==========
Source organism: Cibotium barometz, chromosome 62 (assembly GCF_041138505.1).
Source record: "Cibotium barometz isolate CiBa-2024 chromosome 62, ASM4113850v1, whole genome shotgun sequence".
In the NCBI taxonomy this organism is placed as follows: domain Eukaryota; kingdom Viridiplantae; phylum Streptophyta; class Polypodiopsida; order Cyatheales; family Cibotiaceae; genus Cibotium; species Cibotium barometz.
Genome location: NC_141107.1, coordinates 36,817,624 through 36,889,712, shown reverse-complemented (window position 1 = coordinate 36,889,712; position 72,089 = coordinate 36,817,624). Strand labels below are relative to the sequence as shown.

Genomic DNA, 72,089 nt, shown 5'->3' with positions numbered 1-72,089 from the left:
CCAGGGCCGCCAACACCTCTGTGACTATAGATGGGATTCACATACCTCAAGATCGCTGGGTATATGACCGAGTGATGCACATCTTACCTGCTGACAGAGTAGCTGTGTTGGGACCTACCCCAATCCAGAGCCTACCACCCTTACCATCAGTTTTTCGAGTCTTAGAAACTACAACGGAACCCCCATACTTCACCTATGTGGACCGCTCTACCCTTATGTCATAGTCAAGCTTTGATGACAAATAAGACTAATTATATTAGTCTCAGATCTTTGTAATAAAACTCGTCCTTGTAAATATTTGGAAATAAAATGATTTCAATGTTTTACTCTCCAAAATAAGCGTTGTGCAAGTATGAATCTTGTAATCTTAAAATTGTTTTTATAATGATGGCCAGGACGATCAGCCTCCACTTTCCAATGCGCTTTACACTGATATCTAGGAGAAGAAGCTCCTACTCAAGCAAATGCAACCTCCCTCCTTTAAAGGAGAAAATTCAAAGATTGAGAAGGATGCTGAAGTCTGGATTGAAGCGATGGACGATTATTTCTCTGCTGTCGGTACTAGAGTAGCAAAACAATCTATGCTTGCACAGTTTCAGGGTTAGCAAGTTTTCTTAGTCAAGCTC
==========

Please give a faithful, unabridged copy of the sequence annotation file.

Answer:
Source organism: Cibotium barometz, chromosome 62 (assembly GCF_041138505.1).
Source record: "Cibotium barometz isolate CiBa-2024 chromosome 62, ASM4113850v1, whole genome shotgun sequence".
In the NCBI taxonomy this organism is placed as follows: domain Eukaryota; kingdom Viridiplantae; phylum Streptophyta; class Polypodiopsida; order Cyatheales; family Cibotiaceae; genus Cibotium; species Cibotium barometz.
Genome location: NC_141107.1, coordinates 36,817,624 through 36,889,712, shown reverse-complemented (window position 1 = coordinate 36,889,712; position 72,089 = coordinate 36,817,624). Strand labels below are relative to the sequence as shown.

Genomic DNA, 72,089 nt, shown 5'->3' with positions numbered 1-72,089 from the left:
CCAGGGCCGCCAACACCTCTGTGACTATAGATGGGATTCACATACCTCAAGATCGCTGGGTATATGACCGAGTGATGCACATCTTACCTGCTGACAGAGTAGCTGTGTTGGGACCTACCCCAATCCAGAGCCTACCACCCTTACCATCAGTTTTTCGAGTCTTAGAAACTACAACGGAACCCCCATACTTCACCTATGTGGACCGCTCTACCCTTATGTCATAGTCAAGCTTTGATGACAAATAAGACTAATTATATTAGTCTCAGATCTTTGTAATAAAACTCGTCCTTGTAAATATTTGGAAATAAAATGATTTCAATGTTTTACTCTCCAAAATAAGCGTTGTGCAAGTATGAATCTTGTAATCTTAAAATTGTTTTTATAATGATGGCCAGGACGATCAGCCTCCACTTTCCAATGCGCTTTACACTGATATCTAGGAGAAGAAGCTCCTACTCAAGCAAATGCAACCTCCCTCCTTTAAAGGAGAAAATTCAAAGATTGAGAAGGATGCTGAAGTCTGGATTGAAGCGATGGACGATTATTTCTCTGCTGTCGGTACTAGAGTAGCAAAACAATCTATGCTTGCACAGTTTCAGGGTTAGCAAGTTTTCTTAGTCAAGCTC